There's been some trouble at home since I left. Trouble with my cat. Some old lady (using a tactful word, not the one I want to use) complained to the HOA about her "trying to trip her" - aka rubbing against her legs as cats tend to do - so Rosie was no longer allowed to go outside. Rosie loved outside. It was her favorite thing. All she wanted to do was stalk birds and tease confined dogs and run.
It was a difficult transition for Rosie to stay inside. She tried to bite my mother's legs a few times, and after she attacked my niece - it was an unprovoked attack - it was decided Rosie would go live with my grandma and Uncle Mark. Mark was sure he could cure her of her biting.
After only a few days, Rosie, again unprovoked, viciously attacked my grandma. So my cousin, a vet tech and devout animal lover, came and got Rosie, and it was determined - without consulting me or my parents - that Rosie needed to be put down. So she was. None of us found out until after the fact. I found out this afternoon.
I'm in the weeds on homework, but I couldn't stay in my apartment. I decided to do something I haven't done since living in New York and walk the 2 blocks from my apartment to Central Park. A walk in the park for Rosie.
I left once I felt like I had it together enough that I wouldn't cry on the street. I walked down 84th, across Park, across Madison, and across Fifth Avenue. I was in front of the Met. Red, square umbrellas stood in from of the north and south wings of the building. People lounged on the stairs; street vendors and Halal carts sold hot dogs and gyros and chicken with rice, bottles of water and Diet Coke. Little silver carts emitted the smell of sweet nuts, like you smell in malls at Christmas. It's a grand building, with pillars and tall windows and history - inside and out.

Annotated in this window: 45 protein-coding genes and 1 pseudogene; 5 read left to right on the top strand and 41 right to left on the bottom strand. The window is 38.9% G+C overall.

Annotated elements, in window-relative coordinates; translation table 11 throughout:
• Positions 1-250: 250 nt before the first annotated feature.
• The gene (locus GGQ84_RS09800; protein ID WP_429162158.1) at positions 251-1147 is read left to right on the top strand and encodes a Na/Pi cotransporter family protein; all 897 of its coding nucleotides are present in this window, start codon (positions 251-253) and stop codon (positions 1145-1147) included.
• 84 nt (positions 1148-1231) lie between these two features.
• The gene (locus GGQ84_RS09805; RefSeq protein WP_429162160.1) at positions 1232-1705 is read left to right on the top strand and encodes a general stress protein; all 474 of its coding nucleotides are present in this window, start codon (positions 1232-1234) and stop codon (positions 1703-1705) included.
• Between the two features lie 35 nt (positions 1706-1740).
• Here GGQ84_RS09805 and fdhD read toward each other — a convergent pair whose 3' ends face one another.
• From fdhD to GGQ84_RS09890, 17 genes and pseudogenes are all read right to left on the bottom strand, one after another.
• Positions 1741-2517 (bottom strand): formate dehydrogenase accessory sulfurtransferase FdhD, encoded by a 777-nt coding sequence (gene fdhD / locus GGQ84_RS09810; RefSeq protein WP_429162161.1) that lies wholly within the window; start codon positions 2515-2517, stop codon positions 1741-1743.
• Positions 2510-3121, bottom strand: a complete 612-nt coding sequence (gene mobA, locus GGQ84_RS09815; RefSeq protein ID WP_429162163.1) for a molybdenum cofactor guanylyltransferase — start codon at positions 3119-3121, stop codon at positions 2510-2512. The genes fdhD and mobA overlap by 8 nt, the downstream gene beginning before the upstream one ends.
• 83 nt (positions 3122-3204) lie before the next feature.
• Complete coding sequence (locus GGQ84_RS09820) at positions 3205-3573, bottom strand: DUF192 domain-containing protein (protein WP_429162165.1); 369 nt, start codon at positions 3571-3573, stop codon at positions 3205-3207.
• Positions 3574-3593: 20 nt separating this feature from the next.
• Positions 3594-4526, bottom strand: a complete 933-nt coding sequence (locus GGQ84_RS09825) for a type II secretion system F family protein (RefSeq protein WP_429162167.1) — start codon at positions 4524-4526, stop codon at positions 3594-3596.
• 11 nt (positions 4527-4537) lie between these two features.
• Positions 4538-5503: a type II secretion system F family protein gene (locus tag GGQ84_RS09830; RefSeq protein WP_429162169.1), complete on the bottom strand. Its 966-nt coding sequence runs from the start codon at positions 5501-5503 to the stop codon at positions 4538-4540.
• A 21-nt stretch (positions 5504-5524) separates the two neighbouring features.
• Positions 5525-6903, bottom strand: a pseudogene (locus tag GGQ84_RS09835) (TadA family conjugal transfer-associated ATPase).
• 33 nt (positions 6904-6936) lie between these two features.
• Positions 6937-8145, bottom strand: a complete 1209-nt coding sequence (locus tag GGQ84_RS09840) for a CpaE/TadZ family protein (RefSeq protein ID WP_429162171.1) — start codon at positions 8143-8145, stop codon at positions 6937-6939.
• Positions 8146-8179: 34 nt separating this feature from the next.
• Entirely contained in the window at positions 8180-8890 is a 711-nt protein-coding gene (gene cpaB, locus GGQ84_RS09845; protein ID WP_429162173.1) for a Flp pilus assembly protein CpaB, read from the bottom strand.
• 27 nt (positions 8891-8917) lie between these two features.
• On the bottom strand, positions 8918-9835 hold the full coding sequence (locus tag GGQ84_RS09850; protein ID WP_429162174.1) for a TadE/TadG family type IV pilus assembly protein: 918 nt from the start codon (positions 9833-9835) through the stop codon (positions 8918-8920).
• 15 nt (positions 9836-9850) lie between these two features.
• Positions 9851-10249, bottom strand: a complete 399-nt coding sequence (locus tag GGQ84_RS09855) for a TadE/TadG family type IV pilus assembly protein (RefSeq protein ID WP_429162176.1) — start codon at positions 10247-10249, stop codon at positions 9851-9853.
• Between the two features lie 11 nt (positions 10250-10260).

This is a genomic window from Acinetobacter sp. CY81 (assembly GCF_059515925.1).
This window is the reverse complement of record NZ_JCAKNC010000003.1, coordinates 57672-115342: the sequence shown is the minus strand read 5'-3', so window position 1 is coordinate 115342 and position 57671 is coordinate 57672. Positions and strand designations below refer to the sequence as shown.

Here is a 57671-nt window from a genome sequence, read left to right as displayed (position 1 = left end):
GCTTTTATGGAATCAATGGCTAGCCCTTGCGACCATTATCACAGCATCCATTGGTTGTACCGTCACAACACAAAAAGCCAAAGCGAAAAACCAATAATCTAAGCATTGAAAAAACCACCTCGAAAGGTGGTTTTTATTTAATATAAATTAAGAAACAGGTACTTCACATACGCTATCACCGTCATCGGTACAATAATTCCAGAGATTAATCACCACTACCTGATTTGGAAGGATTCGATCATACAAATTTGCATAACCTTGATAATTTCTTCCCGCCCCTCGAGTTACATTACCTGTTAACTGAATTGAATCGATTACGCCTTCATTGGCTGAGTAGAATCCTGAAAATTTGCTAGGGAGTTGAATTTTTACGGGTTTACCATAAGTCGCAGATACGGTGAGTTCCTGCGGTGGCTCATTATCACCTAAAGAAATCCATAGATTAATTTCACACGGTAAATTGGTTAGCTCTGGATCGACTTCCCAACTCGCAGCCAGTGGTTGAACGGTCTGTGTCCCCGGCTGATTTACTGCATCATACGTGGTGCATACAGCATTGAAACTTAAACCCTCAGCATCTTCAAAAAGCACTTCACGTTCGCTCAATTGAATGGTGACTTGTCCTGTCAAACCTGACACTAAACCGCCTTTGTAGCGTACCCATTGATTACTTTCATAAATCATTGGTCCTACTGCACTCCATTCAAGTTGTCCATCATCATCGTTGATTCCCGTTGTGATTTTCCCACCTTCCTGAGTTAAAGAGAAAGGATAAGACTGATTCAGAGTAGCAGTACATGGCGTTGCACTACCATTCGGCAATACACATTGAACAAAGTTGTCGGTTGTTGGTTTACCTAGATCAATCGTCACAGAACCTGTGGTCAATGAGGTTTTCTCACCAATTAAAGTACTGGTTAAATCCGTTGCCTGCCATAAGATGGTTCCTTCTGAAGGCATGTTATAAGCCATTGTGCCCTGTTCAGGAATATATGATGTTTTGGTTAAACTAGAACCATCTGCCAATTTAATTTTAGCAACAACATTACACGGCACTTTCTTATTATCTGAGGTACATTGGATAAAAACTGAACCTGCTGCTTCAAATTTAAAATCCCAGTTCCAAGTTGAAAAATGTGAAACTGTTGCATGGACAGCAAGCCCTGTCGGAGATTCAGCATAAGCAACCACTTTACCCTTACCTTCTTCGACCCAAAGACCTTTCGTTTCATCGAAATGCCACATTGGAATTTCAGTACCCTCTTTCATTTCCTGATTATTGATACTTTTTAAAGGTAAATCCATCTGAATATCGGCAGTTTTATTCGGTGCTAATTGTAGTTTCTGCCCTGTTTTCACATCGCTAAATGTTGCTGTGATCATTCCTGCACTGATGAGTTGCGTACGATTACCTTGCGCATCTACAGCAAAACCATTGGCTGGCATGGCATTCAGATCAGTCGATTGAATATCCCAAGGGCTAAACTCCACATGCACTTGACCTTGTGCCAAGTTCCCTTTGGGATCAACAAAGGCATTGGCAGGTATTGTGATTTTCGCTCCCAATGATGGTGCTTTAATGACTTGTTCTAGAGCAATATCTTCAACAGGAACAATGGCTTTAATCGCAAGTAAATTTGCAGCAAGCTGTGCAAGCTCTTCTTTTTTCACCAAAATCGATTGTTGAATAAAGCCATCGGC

I walked past the Met parking entrance and turned right into Central Park. Green benches lined the paved pathway. People sat and talked, or read, or just looked. I followed the curve of the path left. I just walked and thought and was sad. I walked underneath a bridge - briefly considering whether or not to go up and around and over it - and a dad and his daughter walked the opposite way. Through my music I could hear her talking rapidly about the playground they'd come from.
I followed the path down to the boat pond. There were no boats today, only ducks causing ripples in the dark water.
I could still see too much of the city, so I turned right and followed the path west, deeper into the park. I could see a red "Do Not Walk" hand through the foliage, so I turned left and went under a bridge that carried cabs and cars and carts above.
Up some stairs and with more angular walking, I came to the Lake House and the lake. I passed a woman pushing a red stroller and an older couple, both dressed in black, holding hands. I looked right at the lake; a willow tree was reaching it long limbs down towards the water, swaying slightly in the minute breeze.
I came to Bethesda Fountain, the famous one. It's the one with the angel statue in the middle of the fountain. The one that's in every movie or television series that takes place in New York. I remember an episode of Sex in the City where Carrie is sitting on the edge of it, eating a cup of ice cream, or something, wearing an outfit I hated. I sat on the edge of that fountain and bit my lip hard to keep away the tears.